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The Daily Wildcat

The Daily Wildcat


    University College plans for cut-backs

    As University College joins the massive college merger which will create the College of Letters, Arts, and Sciences, many undecided students may be looking for guidance from advisors in other departments and possibly declaring a major earlier.

    “”One of the new mega-college proposals is to have students in pre-professional programs be advised by the official department,”” said vice president for instruction and dean of university college Dr. Juan Garcia. For example, pre-nursing students would seek advising from the School of Nursing and pre-business students would go to the Eller College of Management, he said.

    The University College currently encompasses students who are undecided majors; it is one of the colleges to be included in the new College of Letters, Arts, and Sciences, which also contains Social and Behavioral Sciences, Humanities, Science and Fine Arts.

    “”We understand that there is a commitment to advising the undecided students,”” director of University College Sylvia Mioduski said. “”The university will continue to allow the students to be admitted as undecided.””

    Although students are able to remain undecided through their sophomore year, Mioduski said undecided students will be encouraged to declare a major sooner because the number of advisors in the university college will decrease.

    “”By the time the student registers for his or her third semester, they should have some idea,”” Mioduski said.

    “”The strengths that (University College) advisors bring to the table is being able to know a little about each major and have the ability to guide students in the direction,”” Mioduski said.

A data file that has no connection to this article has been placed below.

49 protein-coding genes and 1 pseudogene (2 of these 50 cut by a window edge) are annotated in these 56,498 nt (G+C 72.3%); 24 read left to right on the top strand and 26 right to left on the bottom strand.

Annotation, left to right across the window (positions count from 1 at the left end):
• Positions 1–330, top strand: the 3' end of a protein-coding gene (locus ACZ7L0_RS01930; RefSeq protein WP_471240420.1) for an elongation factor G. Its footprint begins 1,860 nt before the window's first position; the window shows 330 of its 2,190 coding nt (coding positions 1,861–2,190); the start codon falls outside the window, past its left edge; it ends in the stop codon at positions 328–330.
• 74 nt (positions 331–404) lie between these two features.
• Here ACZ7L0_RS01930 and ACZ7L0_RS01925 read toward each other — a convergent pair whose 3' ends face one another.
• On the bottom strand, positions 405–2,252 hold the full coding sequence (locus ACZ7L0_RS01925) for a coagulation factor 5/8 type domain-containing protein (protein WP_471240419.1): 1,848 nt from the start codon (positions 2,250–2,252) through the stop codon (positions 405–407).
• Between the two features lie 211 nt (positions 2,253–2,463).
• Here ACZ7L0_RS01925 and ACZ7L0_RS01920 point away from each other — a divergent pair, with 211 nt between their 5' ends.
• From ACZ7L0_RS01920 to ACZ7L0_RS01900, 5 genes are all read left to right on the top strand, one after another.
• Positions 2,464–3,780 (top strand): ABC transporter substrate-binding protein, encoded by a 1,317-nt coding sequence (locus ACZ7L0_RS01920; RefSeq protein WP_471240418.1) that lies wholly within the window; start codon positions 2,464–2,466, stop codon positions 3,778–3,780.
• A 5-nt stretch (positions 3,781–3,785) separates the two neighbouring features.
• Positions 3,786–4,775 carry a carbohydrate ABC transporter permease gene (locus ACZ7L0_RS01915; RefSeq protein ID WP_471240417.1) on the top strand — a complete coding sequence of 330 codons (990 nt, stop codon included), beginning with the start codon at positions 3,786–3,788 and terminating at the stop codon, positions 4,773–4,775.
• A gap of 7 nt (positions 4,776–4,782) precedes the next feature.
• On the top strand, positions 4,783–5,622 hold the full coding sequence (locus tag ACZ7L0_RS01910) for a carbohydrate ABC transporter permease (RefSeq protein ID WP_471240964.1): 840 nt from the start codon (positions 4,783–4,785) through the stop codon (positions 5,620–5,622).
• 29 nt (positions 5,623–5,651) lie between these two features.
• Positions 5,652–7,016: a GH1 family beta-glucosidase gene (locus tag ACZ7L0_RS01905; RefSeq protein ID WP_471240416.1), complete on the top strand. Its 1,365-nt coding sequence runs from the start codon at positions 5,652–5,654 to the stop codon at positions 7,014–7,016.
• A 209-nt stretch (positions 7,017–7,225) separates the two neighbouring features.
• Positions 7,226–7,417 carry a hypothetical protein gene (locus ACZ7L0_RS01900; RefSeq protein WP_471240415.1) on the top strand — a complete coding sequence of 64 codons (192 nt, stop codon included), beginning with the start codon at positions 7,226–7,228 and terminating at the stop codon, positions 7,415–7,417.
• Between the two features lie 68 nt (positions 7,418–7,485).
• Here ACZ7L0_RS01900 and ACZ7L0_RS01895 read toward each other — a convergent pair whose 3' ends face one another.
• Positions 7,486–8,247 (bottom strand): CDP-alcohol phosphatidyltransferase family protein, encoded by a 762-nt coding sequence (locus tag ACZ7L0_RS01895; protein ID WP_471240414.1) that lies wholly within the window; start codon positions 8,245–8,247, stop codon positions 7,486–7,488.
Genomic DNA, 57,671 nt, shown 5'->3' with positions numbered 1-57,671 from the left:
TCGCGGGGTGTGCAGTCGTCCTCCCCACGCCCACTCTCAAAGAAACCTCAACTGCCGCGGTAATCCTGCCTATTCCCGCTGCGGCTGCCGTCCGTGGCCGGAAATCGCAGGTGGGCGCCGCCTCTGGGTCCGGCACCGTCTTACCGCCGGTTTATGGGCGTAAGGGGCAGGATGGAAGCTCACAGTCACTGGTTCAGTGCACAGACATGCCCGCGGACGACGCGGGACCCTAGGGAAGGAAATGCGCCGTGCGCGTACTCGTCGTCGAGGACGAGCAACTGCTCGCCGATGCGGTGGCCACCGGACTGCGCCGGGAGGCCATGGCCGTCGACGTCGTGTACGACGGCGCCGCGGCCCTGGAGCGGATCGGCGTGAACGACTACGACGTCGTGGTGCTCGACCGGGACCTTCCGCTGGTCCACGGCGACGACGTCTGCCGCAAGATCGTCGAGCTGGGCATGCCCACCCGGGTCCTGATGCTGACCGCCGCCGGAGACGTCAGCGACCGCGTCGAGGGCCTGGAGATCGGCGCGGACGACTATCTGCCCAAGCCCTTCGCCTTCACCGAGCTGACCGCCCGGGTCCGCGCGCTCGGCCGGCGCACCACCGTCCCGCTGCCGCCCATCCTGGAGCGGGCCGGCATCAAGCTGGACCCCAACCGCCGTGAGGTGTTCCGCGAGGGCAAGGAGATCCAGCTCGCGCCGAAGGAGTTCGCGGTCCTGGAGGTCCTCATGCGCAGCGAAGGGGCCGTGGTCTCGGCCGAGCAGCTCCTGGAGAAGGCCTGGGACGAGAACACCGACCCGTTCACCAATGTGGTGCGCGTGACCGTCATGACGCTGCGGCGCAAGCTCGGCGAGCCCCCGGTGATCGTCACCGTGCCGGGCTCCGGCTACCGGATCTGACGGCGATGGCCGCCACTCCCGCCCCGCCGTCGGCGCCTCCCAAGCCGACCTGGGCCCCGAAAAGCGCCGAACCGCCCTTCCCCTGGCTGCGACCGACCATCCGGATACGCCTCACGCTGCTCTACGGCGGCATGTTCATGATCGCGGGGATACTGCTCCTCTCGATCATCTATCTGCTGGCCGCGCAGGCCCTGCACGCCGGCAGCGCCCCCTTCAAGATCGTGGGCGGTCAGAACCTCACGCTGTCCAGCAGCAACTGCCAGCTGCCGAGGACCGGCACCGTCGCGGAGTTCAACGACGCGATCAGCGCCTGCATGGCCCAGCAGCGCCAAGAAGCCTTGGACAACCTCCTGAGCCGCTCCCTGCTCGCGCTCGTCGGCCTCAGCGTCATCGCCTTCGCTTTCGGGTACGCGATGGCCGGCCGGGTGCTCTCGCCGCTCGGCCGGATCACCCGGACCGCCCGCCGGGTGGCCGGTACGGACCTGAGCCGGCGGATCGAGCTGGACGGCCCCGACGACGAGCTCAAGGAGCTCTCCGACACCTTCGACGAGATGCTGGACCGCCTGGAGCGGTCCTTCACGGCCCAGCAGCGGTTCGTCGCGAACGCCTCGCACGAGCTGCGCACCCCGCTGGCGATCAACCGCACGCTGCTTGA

She said advising for undecided students will continue to have a heavy emphasis on gearing students toward the major that is right for them, she said.

    “”The services provided will continue,”” Garcia said. “”Although all these changes are occurring, in the short-run, the students themselves should not feel a noticeable change or impact on the kind of advising they receive.””

    As the University College looked at reducing their department to save money, Garcia said he wanted to preserve the essence of the college, which is working with exploratory students.

    Garcia said the University College is facing $200,000 in budget cuts.

    “”We felt that overall, not filling positions, finding salary savings, and finding additional resources that have been generated by the college would allow us to meet, this time, what we needed to give back,”” Garcia said. “”It’s people who make this university run. That’s when the harder decisions get even more difficult. We are looking at different ways to meet those shortfalls.””

    Both Mioduski and Garcia anticipate more information on the new structure of the University College to be available later this month.

    “”What it will be called, and how the structure will work, is all being worked on,”” Mioduski said.

    “”It’s not an easy time, but prioritizing is the key,”” Garcia said. “”We know that our primary responsibility is to our students and to the people of the state of Arizona. By any way possible, we have to meet those responsibilities.””

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